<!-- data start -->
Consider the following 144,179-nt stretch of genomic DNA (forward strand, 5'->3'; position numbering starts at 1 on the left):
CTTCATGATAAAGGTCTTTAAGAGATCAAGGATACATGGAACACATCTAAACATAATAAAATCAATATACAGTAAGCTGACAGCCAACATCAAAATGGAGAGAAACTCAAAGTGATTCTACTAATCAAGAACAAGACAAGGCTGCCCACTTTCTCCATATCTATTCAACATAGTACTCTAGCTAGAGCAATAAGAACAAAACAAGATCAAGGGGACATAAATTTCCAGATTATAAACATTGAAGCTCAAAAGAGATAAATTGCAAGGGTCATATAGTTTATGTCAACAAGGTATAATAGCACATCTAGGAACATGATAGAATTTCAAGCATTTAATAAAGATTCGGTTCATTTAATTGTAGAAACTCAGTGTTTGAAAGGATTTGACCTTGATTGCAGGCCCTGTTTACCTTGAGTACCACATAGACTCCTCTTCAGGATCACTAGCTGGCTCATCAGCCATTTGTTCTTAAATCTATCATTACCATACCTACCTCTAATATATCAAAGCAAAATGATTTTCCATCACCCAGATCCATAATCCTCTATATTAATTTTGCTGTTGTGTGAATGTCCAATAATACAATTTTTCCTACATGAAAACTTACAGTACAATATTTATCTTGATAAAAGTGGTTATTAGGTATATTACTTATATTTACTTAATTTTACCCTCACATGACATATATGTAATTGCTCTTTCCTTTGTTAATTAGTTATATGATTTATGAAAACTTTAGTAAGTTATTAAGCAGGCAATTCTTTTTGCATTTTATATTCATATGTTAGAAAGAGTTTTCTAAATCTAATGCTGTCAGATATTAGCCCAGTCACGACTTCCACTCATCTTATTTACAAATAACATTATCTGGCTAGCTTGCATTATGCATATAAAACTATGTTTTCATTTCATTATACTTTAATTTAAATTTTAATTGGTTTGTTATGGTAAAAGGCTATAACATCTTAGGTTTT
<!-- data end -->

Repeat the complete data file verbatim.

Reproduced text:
Consider the following 144,179-nt stretch of genomic DNA (forward strand, 5'->3'; position numbering starts at 1 on the left):
CTTCATGATAAAGGTCTTTAAGAGATCAAGGATACATGGAACACATCTAAACATAATAAAATCAATATACAGTAAGCTGACAGCCAACATCAAAATGGAGAGAAACTCAAAGTGATTCTACTAATCAAGAACAAGACAAGGCTGCCCACTTTCTCCATATCTATTCAACATAGTACTCTAGCTAGAGCAATAAGAACAAAACAAGATCAAGGGGACATAAATTTCCAGATTATAAACATTGAAGCTCAAAAGAGATAAATTGCAAGGGTCATATAGTTTATGTCAACAAGGTATAATAGCACATCTAGGAACATGATAGAATTTCAAGCATTTAATAAAGATTCGGTTCATTTAATTGTAGAAACTCAGTGTTTGAAAGGATTTGACCTTGATTGCAGGCCCTGTTTACCTTGAGTACCACATAGACTCCTCTTCAGGATCACTAGCTGGCTCATCAGCCATTTGTTCTTAAATCTATCATTACCATACCTACCTCTAATATATCAAAGCAAAATGATTTTCCATCACCCAGATCCATAATCCTCTATATTAATTTTGCTGTTGTGTGAATGTCCAATAATACAATTTTTCCTACATGAAAACTTACAGTACAATATTTATCTTGATAAAAGTGGTTATTAGGTATATTACTTATATTTACTTAATTTTACCCTCACATGACATATATGTAATTGCTCTTTCCTTTGTTAATTAGTTATATGATTTATGAAAACTTTAGTAAGTTATTAAGCAGGCAATTCTTTTTGCATTTTATATTCATATGTTAGAAAGAGTTTTCTAAATCTAATGCTGTCAGATATTAGCCCAGTCACGACTTCCACTCATCTTATTTACAAATAACATTATCTGGCTAGCTTGCATTATGCATATAAAACTATGTTTTCATTTCATTATACTTTAATTTAAATTTTAATTGGTTTGTTATGGTAAAAGGCTATAACATCTTAGGTTTT